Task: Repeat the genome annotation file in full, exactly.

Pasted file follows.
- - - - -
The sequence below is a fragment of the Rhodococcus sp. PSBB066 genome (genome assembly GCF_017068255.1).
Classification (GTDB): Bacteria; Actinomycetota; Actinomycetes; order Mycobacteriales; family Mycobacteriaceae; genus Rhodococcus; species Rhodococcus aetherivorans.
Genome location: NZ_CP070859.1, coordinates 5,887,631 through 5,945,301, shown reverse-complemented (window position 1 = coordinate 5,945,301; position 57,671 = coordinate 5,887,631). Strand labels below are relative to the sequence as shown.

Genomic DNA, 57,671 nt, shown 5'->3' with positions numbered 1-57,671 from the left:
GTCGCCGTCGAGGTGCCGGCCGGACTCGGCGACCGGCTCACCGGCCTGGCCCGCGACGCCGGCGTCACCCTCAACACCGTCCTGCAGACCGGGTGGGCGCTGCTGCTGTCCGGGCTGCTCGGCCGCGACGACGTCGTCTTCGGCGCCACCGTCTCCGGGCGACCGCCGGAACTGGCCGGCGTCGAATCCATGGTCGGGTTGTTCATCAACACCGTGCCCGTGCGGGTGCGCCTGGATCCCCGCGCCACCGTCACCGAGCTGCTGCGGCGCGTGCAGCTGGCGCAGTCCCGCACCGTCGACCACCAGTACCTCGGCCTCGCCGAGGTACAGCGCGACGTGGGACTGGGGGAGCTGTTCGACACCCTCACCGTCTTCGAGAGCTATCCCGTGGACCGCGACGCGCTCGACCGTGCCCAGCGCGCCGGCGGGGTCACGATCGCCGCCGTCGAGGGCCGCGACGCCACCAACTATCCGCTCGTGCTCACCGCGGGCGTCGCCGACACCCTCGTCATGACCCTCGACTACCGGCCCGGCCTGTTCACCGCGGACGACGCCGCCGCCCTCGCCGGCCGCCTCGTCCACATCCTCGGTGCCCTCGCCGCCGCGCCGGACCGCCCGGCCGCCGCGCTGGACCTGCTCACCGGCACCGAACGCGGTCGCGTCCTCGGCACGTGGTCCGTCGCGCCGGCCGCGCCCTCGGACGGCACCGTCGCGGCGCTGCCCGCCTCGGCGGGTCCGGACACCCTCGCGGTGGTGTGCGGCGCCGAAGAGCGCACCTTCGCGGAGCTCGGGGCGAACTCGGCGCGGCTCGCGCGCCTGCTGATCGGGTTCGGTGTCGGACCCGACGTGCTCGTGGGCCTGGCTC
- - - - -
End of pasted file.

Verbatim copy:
The sequence below is a fragment of the Rhodococcus sp. PSBB066 genome (genome assembly GCF_017068255.1).
Classification (GTDB): Bacteria; Actinomycetota; Actinomycetes; order Mycobacteriales; family Mycobacteriaceae; genus Rhodococcus; species Rhodococcus aetherivorans.
Genome location: NZ_CP070859.1, coordinates 5,887,631 through 5,945,301, shown reverse-complemented (window position 1 = coordinate 5,945,301; position 57,671 = coordinate 5,887,631). Strand labels below are relative to the sequence as shown.

Genomic DNA, 57,671 nt, shown 5'->3' with positions numbered 1-57,671 from the left:
GTCGCCGTCGAGGTGCCGGCCGGACTCGGCGACCGGCTCACCGGCCTGGCCCGCGACGCCGGCGTCACCCTCAACACCGTCCTGCAGACCGGGTGGGCGCTGCTGCTGTCCGGGCTGCTCGGCCGCGACGACGTCGTCTTCGGCGCCACCGTCTCCGGGCGACCGCCGGAACTGGCCGGCGTCGAATCCATGGTCGGGTTGTTCATCAACACCGTGCCCGTGCGGGTGCGCCTGGATCCCCGCGCCACCGTCACCGAGCTGCTGCGGCGCGTGCAGCTGGCGCAGTCCCGCACCGTCGACCACCAGTACCTCGGCCTCGCCGAGGTACAGCGCGACGTGGGACTGGGGGAGCTGTTCGACACCCTCACCGTCTTCGAGAGCTATCCCGTGGACCGCGACGCGCTCGACCGTGCCCAGCGCGCCGGCGGGGTCACGATCGCCGCCGTCGAGGGCCGCGACGCCACCAACTATCCGCTCGTGCTCACCGCGGGCGTCGCCGACACCCTCGTCATGACCCTCGACTACCGGCCCGGCCTGTTCACCGCGGACGACGCCGCCGCCCTCGCCGGCCGCCTCGTCCACATCCTCGGTGCCCTCGCCGCCGCGCCGGACCGCCCGGCCGCCGCGCTGGACCTGCTCACCGGCACCGAACGCGGTCGCGTCCTCGGCACGTGGTCCGTCGCGCCGGCCGCGCCCTCGGACGGCACCGTCGCGGCGCTGCCCGCCTCGGCGGGTCCGGACACCCTCGCGGTGGTGTGCGGCGCCGAAGAGCGCACCTTCGCGGAGCTCGGGGCGAACTCGGCGCGGCTCGCGCGCCTGCTGATCGGGTTCGGTGTCGGACCCGACGTGCTCGTGGGCCTGGCTC